**Indeed, Bush himself, ironically, would be the last person who would quarrel with the proposition that being guilty of mass murder (even one murder, by his lights) calls for the death penalty as opposed to life imprisonment. As governor of Texas, Bush had the highest execution rate of any governor in American history: He was a very strong proponent of the death penalty who even laughingly mocked a condemned young woman who begged him to spare her life ("Please don't kill me," Bush mimicked her in a magazine interview with journalist Tucker Carlson), and even refused to commute the sentence of death down to life imprisonment for a young man who was mentally retarded (although as president he set aside the entire prison sentence of his friend Lewis "Scooter" Libby), and had a broad smile on his face when he announced in his second presidential debate with Al Gore that his state, Texas, was about to execute three convicted murderers.
In Bush's two terms as Texas governor, he signed death warrants for an incredible 152 out of 153 executions against convicted murderers, the majority of whom killed one person. The only death sentence Bush commuted was for one of the many murders that mass murderer Henry Lucas had been convicted of. Bush was informed that Lucas had falsely confessed to this particular murder and was innocent, his conviction being improper. So in 152 out of 152 cases, Bush refused to show mercy even once, finding that not one of the 152 convicted killers should receive life imprisonment instead of the death penalty. Bush's perfect 100 percent execution rate is highly uncommon even for the most conservative law-and-order governors.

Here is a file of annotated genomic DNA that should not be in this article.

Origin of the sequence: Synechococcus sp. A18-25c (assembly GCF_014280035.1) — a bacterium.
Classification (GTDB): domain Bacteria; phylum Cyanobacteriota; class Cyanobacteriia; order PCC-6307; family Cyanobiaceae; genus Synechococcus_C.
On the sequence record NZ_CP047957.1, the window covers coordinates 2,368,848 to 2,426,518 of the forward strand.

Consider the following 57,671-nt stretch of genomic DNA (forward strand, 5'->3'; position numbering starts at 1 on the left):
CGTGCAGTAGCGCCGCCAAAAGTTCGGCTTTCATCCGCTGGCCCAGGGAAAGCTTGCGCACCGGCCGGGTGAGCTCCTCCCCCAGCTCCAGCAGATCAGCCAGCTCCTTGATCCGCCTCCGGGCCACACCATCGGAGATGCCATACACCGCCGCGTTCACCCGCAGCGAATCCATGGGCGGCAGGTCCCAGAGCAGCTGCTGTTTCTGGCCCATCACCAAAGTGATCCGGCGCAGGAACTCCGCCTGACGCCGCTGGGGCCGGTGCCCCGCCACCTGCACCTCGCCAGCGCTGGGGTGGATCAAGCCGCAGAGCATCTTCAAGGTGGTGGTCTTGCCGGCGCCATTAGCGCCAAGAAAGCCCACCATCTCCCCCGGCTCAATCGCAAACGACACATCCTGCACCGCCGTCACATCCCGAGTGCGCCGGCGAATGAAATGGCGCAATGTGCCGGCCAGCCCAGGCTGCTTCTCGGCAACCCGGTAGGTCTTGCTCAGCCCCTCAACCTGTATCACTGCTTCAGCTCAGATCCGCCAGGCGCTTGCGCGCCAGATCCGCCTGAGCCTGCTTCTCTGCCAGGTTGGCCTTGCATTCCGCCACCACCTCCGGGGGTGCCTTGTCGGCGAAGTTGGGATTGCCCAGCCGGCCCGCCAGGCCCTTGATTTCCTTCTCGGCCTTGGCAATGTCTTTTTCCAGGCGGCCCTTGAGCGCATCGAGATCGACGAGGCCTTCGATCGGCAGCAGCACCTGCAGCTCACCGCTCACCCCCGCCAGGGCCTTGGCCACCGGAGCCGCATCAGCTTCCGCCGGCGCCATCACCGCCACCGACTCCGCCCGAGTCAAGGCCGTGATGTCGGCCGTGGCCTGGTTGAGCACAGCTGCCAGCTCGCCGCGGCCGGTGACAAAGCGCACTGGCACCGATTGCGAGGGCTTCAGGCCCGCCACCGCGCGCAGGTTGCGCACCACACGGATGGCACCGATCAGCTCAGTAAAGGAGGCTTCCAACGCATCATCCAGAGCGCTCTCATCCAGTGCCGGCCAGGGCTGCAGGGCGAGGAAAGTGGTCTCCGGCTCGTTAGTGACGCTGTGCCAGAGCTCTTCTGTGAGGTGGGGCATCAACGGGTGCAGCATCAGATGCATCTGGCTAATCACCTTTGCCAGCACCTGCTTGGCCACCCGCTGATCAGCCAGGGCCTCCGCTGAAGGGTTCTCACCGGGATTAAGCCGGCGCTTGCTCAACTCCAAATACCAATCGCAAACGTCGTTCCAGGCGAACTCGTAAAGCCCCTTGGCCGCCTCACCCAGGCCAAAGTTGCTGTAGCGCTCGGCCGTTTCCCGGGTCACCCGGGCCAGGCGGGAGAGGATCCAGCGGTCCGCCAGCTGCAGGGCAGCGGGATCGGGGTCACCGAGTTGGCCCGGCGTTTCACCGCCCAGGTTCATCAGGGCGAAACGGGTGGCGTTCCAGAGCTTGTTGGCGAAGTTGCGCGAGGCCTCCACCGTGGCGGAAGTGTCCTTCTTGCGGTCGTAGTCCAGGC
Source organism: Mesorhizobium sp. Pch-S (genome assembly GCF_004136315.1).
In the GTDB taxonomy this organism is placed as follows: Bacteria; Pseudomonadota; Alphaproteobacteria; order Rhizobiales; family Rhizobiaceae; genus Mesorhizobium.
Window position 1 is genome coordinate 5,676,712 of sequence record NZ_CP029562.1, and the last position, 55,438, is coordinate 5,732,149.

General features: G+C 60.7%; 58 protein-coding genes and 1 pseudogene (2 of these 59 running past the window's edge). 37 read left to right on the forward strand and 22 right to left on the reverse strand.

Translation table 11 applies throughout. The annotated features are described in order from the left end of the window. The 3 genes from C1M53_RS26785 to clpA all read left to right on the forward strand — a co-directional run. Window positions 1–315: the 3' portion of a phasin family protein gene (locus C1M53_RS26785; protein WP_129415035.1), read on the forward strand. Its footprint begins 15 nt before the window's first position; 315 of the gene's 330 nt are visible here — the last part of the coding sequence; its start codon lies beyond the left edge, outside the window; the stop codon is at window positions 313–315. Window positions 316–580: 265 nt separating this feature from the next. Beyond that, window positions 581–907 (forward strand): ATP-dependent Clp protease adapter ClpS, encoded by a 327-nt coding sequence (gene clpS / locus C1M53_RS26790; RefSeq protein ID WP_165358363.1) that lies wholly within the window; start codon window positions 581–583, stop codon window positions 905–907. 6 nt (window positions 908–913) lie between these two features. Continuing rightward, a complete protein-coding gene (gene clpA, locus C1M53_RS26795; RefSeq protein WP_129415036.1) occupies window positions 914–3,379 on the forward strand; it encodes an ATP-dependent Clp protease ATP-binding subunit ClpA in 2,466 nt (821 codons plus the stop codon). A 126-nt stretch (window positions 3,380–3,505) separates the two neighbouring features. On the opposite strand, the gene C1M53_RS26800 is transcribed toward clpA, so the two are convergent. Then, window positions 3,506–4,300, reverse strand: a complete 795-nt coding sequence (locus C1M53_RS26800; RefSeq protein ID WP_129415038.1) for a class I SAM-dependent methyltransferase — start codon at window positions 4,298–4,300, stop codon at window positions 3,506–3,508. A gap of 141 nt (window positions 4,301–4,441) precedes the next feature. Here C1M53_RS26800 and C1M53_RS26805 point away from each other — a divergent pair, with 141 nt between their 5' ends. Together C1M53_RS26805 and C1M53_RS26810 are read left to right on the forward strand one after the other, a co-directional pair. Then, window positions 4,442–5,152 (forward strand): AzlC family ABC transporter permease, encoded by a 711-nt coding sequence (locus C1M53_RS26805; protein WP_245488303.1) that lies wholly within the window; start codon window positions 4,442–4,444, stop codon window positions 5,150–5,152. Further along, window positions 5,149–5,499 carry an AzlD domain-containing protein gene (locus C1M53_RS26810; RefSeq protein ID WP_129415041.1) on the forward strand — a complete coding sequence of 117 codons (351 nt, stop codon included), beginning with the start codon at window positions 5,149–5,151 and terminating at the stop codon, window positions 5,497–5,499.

Vincent Bugliosi's most famous trial, the Charles Manson case, became the basis of his classic, Helter Skelter, the biggest selling true-crime book in publishing history. His forthcoming book, The Prosecution of George W. Bush for Murder, is available May 27.

Friday, May 23, 2008

Local Wildlife News Update





We need another and a wiser and perhaps a more mystical concept of animals... We patronize them for their incompleteness, for their tragic fate of having taken form so far beneath ourselves. And therein we err, we greatly err. For the animal shall not be measured by man. In a world older and more complex than ours, they move finished and complete, gifted with extensions of the senses we have lost or never attained, living by voices we shall never hear. They are not breathren, thay are not underlings; they are other nations, caught with ourselves in the net of life and time, fellow prisoners of the splendour and travail of the earth.

-Harry Beston